Feeling blue about the recent romaine lettuce recall? Well, salad lovers, don't ditch your favorite dressings just yet.
There are plenty of flavorful lettuces in the world that are a great stand-in for the beloved leafy green.
In 2018, the Centers for Disease Control and Prevention (CDC) has blacklisted romaine lettuce several times amid widespread E. coli outbreaks. On Tuesday, the CDC once again advised consumers and all food service establishments to stop buying romaine immediately and to throw away any remaining lettuce, even if some of it had been eaten without noticeable effects.
“This advice includes all types or uses of romaine lettuce, such as whole heads of romaine, hearts of romaine, and bags and boxes of precut lettuce and salad mixes that contain romaine, including baby romaine, spring mix, and Caesar salad,” the CDC said in a statement.
But if your Thanksgiving spread just wouldn't be complete without a leafy green salad, fret not: there are several great replacements for romaine out there. Here are five fantastic lettuces to try.
1. Butter is sometimes better
Butter lettuce, so named for its mild taste, has a pleasant crunch to it thanks to the stem, but it has a much sweeter flavor and smoother texture than romaine. It's wonderful in sandwiches (since you'll be making plenty with all that leftover turkey) and it can be purchased in bags or still attached to the root. That's known as hydroponic butter lettuce, which might sound fancy, but it's actually available at many grocery stores.
This buttery, leafy green pairs beautifully with a variety of dressings, too, from a creamy ranch to a tangy vinaigrette. This type of lettuce is also great because, like romaine, it has larger leaves that can be used as edible bowls for recipes like Giada De Laurentiis' savory lettuce cups.
2. Why kale is king
As an excellent source of vitamins A, C, K and magnesium, kale has a reputation for being one of the most mighty among leafy greens. In fact, Dr. Drew Ramsey, assistant clinical professor of psychiatry at Columbia University College of Physicians and Surgeons who co-authored "The Happiness Diet," called kale "one of the healthiest foods on the planet," due its high nutritional value.
Some novice home cooks may fear this green's rough leaves and thick stems, but don't worry, all they need is a gentle massage with a little olive oil to loosen up and become wonderfully tender. Kale is also a great green to use in place of romaine in a Caesar salad since its slightly bitter, earthy flavor pairs wonderfully with very salty flavors like pancetta or pecorino cheese.
If you don't want to add extra oil, you can also blanche kale in boiling water before dressing it to soften the leaves. Another plus for kale? It doesn't get soggy as quickly as other lettuces after it's been dressed, which makes it ideal for entertaining.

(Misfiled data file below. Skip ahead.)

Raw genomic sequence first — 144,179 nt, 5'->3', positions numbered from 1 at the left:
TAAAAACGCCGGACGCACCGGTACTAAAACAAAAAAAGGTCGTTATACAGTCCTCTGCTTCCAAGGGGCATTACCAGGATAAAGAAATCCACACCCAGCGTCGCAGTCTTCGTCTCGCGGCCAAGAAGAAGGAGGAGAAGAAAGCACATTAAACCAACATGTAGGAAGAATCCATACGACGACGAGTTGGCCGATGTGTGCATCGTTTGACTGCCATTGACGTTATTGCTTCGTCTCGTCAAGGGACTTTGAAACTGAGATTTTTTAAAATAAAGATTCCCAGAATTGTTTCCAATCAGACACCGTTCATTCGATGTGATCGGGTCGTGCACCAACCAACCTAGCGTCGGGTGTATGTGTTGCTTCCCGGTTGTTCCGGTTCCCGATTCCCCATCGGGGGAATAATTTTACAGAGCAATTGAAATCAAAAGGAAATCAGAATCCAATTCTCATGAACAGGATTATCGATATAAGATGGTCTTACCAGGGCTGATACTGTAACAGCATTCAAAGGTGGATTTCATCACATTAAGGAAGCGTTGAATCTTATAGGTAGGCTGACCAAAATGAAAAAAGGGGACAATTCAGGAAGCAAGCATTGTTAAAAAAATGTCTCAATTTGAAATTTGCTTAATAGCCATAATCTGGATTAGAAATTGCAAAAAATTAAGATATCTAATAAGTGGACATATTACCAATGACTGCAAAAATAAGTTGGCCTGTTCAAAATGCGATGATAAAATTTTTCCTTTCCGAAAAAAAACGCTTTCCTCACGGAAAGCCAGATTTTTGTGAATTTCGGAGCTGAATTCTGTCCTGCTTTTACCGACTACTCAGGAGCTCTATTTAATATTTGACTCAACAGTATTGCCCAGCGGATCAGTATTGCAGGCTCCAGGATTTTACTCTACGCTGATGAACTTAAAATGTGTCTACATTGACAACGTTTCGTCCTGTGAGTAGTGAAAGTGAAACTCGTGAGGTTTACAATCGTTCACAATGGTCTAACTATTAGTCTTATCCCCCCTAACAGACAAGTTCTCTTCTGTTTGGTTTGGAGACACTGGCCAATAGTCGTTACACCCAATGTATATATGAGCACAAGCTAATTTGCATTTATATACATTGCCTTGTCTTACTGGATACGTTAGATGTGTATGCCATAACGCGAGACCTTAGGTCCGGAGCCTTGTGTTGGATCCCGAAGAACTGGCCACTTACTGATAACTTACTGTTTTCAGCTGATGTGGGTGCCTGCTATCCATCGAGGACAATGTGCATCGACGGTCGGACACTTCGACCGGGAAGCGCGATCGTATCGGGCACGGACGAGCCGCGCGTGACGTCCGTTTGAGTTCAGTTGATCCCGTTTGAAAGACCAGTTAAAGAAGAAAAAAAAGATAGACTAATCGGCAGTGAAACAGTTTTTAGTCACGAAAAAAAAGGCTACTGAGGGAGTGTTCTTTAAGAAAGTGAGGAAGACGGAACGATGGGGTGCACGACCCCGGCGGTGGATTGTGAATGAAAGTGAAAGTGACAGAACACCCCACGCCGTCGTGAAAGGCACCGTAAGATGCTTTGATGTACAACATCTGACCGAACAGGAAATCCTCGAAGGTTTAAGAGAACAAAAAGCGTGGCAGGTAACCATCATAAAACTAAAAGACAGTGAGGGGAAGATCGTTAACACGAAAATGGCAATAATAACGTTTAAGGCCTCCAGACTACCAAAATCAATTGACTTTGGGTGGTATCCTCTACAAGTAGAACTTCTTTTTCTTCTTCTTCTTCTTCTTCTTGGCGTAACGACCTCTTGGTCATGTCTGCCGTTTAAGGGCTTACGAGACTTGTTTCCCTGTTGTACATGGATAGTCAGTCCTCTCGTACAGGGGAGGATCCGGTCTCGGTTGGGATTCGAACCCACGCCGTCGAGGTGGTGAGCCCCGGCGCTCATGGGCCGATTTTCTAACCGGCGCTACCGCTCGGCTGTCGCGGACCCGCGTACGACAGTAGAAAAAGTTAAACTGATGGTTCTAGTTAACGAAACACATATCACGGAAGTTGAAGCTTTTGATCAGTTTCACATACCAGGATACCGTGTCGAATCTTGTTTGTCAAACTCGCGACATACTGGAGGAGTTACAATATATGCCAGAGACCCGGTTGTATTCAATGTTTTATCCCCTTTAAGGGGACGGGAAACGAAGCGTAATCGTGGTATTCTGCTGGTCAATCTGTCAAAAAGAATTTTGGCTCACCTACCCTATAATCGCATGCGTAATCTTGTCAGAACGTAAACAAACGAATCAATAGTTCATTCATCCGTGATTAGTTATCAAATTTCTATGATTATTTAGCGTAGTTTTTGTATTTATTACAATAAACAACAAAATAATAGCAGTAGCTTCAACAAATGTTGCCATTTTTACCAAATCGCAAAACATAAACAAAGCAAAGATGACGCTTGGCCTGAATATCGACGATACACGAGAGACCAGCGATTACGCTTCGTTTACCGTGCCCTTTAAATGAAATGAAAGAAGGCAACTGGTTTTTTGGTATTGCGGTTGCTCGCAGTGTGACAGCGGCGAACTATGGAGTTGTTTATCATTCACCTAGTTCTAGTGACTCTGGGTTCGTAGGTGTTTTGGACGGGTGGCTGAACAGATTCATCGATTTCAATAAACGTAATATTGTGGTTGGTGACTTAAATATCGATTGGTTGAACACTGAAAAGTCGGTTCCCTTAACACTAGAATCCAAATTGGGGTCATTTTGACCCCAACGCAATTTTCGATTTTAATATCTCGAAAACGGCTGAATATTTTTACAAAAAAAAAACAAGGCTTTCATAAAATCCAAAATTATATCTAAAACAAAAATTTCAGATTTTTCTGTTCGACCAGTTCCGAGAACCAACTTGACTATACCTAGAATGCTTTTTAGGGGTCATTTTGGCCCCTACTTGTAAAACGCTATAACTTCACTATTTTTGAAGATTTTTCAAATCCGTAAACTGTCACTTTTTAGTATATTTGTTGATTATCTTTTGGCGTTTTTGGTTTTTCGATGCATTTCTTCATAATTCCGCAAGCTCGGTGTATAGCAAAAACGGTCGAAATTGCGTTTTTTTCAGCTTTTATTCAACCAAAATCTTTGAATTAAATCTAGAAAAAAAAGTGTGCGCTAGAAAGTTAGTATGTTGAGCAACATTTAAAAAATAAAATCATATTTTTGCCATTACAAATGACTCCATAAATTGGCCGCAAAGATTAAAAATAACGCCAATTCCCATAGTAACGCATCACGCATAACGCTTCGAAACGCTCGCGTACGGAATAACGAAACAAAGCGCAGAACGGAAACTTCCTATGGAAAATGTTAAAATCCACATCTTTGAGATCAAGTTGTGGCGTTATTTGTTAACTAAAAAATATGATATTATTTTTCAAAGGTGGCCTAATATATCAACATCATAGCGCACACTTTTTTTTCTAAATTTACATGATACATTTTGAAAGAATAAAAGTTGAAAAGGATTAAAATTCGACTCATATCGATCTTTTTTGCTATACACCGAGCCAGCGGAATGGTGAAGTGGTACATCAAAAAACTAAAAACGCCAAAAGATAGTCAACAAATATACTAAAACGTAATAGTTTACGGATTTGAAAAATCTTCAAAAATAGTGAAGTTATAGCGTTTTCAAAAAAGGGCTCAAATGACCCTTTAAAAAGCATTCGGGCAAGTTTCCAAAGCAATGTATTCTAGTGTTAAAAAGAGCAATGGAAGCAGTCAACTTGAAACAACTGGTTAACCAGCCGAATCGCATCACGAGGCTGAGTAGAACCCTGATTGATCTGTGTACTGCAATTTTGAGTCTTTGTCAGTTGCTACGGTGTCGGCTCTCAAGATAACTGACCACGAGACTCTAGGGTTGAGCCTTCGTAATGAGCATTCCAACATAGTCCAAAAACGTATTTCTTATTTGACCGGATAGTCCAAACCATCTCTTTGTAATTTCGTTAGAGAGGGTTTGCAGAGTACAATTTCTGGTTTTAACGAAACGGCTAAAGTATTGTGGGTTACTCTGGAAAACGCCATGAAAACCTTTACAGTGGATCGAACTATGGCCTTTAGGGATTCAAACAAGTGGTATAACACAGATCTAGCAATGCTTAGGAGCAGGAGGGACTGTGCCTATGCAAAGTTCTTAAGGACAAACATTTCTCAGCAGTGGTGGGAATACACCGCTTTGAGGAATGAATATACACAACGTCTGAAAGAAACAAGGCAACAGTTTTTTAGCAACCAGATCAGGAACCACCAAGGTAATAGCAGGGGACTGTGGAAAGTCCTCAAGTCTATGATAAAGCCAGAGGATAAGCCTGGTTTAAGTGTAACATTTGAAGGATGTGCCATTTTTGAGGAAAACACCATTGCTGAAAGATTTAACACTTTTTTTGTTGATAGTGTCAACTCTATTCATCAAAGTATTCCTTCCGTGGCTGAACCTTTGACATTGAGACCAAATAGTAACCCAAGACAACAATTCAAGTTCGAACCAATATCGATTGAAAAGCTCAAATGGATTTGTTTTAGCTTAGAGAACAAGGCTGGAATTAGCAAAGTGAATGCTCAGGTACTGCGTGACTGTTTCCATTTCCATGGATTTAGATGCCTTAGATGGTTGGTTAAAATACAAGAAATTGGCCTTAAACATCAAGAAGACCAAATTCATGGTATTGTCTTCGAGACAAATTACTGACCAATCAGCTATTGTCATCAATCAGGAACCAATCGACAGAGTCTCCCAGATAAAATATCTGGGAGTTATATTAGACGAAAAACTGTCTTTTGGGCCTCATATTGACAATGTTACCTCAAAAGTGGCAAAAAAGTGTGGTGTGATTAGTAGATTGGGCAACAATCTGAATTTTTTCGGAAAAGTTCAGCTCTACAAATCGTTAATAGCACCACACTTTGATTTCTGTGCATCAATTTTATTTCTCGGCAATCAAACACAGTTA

3. Awesome arugula
If you don't like food with a little bite to it, arugula may not be for you. However, its distinctly fresh flavor makes it a wonderful complement to earthy winter produce, like root vegetables, or sweeter fruits, like pears.
For those who love salads with an edge, arugula is truly great on its own since it has a wonderfully peppery bite. TODAY Food recommends dressing it simply with just a splash of lemon juice, olive oil and sea salt.
4. Crunch it up with iceberg
Iceberg is so delightfully crunchy that it might even drive a wedge (we couldn't help ourselves!) between you and romaine. This cabbage-like head of lettuce might be lower on vitamins and minerals than other greens but its crunch factor can't be beat. Try slicing it into quarters and topping it with some blue cheese and bacon for a classic steakhouse wedge salad. This lettuce also adds great texture to tacos or it can even be used to keep a roast turkey moist.
Fun fact: This pale green lettuce has a bad reputation for being light on nutrients, but it still contains moderate amounts of vitamins A and C. Plus, it is very low in calories which means you can enjoy plenty of it.
5. Spinach is spectacular
Spinach is a great green to have on hand because it's incredibly versatile yet very nutritious. While it may not provide the crisp bite of lighter lettuces, it is rich in iron, fiber, beta carotene and vitamin C. Plus, regular consumption of spinach has been linked to lowering blood pressure.
In addition to being a delicious salad base, spinach is great sauteed with a little lemon and garlic or as a nutrient booster in sweet smoothies, frittatas, pastas, soups and more. It can even replace a traditional dough crust as the bottom of a low-carb quiche.
Let's see romaine do that.